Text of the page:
Building a supply pipeline amid war
The war in Ukraine has raged for six months. To meet the ever-changing needs of children caught up in the emergency, UNICEF has been adapting its response to deliver life-saving supplies.
The war in Ukraine has taken an unimaginable toll on children and their families. Almost 1,000 children have been killed or injured, while 5.2 million need humanitarian assistance. The loss and separation of families has caused intense trauma. With the growing needs of children, comes the challenge to send emergency supplies that meets them.
UNICEF has delivered more than 8,500 metric tons of supplies since the war began, destined for children in Ukraine and surrounding countries. Yet, challenges must be overcome to help ensure children’s safety and survival, especially with winter fast approaching. Key to that will be a regular, consistent supply of essential items to reach multiple warehouses for distribution to cities, towns and villages across the country. This autumn UNICEF will be providing winter supplies to around 1,000 hubs in Ukraine, which will help to reach around 450,000 children.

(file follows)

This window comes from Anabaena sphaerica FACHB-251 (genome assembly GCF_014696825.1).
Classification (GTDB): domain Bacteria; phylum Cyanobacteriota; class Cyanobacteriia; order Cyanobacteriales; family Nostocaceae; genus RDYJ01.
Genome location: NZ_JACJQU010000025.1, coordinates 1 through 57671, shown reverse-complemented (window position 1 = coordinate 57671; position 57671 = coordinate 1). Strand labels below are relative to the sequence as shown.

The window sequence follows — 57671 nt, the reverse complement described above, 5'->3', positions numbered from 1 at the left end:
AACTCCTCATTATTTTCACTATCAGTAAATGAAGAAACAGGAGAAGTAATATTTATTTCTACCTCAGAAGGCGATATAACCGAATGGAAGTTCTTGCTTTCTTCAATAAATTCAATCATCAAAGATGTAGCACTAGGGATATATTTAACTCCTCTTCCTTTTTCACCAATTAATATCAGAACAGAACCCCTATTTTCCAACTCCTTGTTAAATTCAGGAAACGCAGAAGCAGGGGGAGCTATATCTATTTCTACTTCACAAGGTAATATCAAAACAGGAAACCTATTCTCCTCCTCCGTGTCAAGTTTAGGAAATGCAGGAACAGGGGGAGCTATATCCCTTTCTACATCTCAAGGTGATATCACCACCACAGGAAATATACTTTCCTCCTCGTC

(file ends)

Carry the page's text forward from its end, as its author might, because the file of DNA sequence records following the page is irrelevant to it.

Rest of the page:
The evolving needs of children
In March and April, during the early stages of the war, one of the most pressing necessities in Ukraine was winter clothes, as harsh temperatures threatened the well-being of children caught up in the war. In the following months, as summer arrived, different needs emerged and the operation became more complex. Demand was constant for health kits containing medicines and first aid equipment, water purification tablets, education materials, midwifery items to assist safe childbirths and even incubators to take care of newborns requiring extra support.
Aside from vital supplies, some sense of normality must return for children. That’s why UNICEF is supporting the rehabilitation of schools that bear the scars of war. September in Ukraine, like many countries around the world, should mark children’s return to learning, laughing and playing.
"The sooner children get back to school, the better, not only to learn but also to have social interactions with each other.”